The analysis of macroeconomic developments presented in chapters II and III explains why both inflation and output growth have undershot the forecasts set out in the October 2016 MPR. In part, these deviations reflect the impact of demonetisation. Turning to the outlook, recent domestic and global events warrant revisions to the baseline assumptions on initial conditions set out in the October 2016 MPR (Table I.1). First, international crude oil prices have fluctuated widely over the last six months, hardening initially on the back of the agreement by Organisation of the Petroleum Exporting Countries (OPEC) to curtail production becoming credible.4 More recently, these prices have eased with shale production stepping up, US inventories rising sizeably and a vast amount of past supply.5 Nonetheless, oil prices are now ruling around 10 per cent above the level (US$ 46 per barrel) assumed in October 2016. Domestic petrol and diesel prices increased by around ₹5.5 per litre and ₹4.2 per litre, respectively, between November 2016 and February 2017 and were cut by around ₹4.9 per litre and ₹3.5 per litre, respectively, effective April 1, 2017 (Chart I.2).

Table I.1: Baseline Assumptions for Near-Term Projections
Variable October 2016 MPR Current (April 2017) MPR
Crude oil (Indian basket) US$ 46 per barrel during FY 2016-17:H2 US$ 50 per barrel during FY 2017-18
Exchange rate ₹67/US$ Current level
Monsoon Normal for 2016 Normal for 2017
Global growth 3.1 per cent in 2016
3.4 per cent in 2017
3.4 per cent in 2017
3.6 per cent in 2018
Fiscal deficit To remain within BE 2016-17 (3.5 per cent) To remain within BE 2017-18 (3.2 per cent)
Domestic macroeconomic/ structural policies during the forecast period No major change No major change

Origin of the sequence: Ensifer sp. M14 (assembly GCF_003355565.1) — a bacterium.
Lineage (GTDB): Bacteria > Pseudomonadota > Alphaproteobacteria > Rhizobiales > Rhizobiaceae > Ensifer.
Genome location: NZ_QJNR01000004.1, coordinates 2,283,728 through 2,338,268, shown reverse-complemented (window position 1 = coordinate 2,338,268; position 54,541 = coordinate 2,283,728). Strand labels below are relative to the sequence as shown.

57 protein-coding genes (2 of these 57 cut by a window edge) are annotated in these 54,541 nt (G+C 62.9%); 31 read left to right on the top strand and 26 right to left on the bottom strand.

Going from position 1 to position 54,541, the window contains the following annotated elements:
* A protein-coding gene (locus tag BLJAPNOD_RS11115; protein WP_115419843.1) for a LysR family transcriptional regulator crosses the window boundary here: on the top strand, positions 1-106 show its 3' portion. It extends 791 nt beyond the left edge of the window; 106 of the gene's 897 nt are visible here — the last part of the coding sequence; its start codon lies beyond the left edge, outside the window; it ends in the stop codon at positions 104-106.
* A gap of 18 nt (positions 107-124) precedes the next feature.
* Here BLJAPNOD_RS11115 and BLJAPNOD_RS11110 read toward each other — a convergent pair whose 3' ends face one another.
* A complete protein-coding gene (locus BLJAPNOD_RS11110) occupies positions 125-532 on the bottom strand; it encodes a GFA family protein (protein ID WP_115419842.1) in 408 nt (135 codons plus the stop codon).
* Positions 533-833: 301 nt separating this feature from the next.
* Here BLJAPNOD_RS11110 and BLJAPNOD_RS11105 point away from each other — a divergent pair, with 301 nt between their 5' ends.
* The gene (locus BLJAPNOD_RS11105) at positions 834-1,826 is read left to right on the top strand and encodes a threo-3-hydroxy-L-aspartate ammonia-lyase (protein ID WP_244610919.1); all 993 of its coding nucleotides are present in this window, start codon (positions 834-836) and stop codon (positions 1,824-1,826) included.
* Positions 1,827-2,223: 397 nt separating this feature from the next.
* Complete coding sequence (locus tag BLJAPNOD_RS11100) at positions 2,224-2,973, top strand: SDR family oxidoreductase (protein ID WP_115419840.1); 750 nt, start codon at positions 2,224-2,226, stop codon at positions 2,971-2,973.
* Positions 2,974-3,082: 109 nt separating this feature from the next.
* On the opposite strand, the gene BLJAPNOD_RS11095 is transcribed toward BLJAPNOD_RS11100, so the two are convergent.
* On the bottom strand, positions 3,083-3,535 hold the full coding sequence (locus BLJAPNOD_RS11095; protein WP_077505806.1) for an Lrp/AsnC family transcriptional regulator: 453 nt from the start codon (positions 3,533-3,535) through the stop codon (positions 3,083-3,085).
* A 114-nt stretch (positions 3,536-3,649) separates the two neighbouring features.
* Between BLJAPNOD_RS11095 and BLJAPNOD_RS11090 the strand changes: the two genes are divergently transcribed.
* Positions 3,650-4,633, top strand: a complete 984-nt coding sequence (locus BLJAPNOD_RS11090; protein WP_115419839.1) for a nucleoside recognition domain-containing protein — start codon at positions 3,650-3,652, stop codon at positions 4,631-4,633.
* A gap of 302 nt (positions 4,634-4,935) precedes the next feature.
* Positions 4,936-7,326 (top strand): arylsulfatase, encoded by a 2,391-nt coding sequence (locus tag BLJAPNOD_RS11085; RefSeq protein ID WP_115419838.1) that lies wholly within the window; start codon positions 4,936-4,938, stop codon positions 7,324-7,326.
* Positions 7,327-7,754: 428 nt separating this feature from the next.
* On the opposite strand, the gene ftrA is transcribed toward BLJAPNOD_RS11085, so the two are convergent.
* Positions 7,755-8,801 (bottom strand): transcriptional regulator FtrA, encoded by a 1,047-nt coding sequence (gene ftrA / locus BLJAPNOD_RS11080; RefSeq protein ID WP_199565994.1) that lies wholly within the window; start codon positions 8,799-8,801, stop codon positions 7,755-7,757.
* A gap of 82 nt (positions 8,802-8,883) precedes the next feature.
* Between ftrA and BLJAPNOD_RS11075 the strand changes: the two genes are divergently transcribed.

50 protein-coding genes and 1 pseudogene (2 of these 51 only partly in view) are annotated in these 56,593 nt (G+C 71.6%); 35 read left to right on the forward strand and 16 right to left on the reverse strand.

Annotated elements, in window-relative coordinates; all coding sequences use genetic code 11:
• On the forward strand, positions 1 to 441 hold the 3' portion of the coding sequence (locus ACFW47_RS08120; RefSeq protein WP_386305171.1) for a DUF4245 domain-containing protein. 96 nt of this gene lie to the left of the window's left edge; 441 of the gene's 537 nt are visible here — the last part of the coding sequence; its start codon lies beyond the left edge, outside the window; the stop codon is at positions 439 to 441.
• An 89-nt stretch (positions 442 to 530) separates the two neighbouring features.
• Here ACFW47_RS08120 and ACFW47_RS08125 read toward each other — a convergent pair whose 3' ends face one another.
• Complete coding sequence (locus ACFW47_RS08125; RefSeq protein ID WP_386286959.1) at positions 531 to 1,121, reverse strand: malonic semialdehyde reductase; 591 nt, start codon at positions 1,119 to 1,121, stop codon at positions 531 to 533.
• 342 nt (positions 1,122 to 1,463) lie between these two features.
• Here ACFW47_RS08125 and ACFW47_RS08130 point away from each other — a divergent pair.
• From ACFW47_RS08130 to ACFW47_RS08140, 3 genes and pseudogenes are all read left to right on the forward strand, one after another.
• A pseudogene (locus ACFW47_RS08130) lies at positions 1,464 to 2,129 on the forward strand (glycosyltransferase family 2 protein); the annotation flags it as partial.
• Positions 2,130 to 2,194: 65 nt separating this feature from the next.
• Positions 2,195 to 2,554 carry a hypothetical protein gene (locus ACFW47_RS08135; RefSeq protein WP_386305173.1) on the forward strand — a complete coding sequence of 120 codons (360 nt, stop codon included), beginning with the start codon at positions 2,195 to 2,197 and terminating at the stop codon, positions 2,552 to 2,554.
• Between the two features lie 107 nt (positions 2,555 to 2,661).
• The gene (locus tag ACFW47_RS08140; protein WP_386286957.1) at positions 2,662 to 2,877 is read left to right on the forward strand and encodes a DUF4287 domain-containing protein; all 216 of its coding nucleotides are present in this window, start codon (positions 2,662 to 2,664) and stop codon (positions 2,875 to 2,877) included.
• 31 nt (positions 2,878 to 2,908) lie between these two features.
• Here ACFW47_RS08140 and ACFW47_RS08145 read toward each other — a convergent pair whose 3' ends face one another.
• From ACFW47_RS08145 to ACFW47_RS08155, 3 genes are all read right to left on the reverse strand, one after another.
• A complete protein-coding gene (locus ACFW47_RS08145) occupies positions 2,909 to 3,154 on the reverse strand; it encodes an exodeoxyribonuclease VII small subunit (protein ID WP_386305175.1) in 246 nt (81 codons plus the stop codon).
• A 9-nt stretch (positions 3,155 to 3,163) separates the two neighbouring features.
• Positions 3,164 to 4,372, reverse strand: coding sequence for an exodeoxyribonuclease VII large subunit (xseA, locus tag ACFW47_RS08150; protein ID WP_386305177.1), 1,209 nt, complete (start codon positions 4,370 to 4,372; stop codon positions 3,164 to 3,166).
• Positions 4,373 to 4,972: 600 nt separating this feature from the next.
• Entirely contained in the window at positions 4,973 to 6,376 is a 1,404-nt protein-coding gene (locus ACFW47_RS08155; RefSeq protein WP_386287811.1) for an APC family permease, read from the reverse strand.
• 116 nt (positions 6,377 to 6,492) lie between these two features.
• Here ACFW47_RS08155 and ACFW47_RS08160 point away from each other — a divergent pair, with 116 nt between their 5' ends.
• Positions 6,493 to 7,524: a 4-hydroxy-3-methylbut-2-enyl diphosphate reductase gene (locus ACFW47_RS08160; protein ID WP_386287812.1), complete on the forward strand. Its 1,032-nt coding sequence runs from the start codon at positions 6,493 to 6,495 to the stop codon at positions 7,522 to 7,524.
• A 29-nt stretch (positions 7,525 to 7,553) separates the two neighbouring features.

Notes: 1. Crude oil (Indian basket) represents a derived basket comprising sour grade (Oman and Dubai average) and sweet grade (Brent) crude oil processed in Indian refineries in the ratio of 71:29.
2. The exchange rate path assumed here is for the purpose of generating RBI staff’s baseline growth and inflation projections and does not indicate any ‘view’ on the level of the exchange rate. The Reserve Bank is guided by the need to contain undue volatility in the foreign exchange market and not by any specific level/band around the exchange rate.
3. Global growth projections are based on July 2016 and January 2017 updates of the IMF’s World Economic Outlook.
4. BE: Budget Estimates.

Second, the foreign exchange market has experienced bouts of volatility triggered by international developments. The Indian rupee depreciated sharply vis-à-vis the US dollar during November 8-28, 2016 in the aftermath of the US presidential election results. Since then, the rupee has recovered lost ground and appreciated beyond the October 2016 level (₹67 per USD).

Third, global growth and trade have evolved at a sluggish pace, as expected. Looking ahead, their pace is expected to accelerate modestly in 2017, benefitting from the expected fiscal stimulus in the US and the strengthening recovery from recent macroeconomic strains in major emerging market and developing economies (EMDEs). A sobering thought, however, is that global growth has repeatedly disappointed initial expectations in the past few years (Chart I.3). Consequently, downside risks suffuse the domestic outlook for 2017-18.

I.1 The Outlook for Inflation

Headline inflation declined to significantly low levels during November 2016-February 2017, much lower than projected in the October 2016 MPR. Yet, the persistence of inflation excluding food and fuel poses a challenge to the inflation outlook. Also, there is considerable uncertainty as to how prices will pan out over the coming months. As vegetable price declines were likely on account of demonetisationdriven distress sales in addition to seasonal factors,6 remonetisation could fuel a sharp reversal in vegetable prices, going forward. This development imparts uncertainty to the near-term outlook for inflation.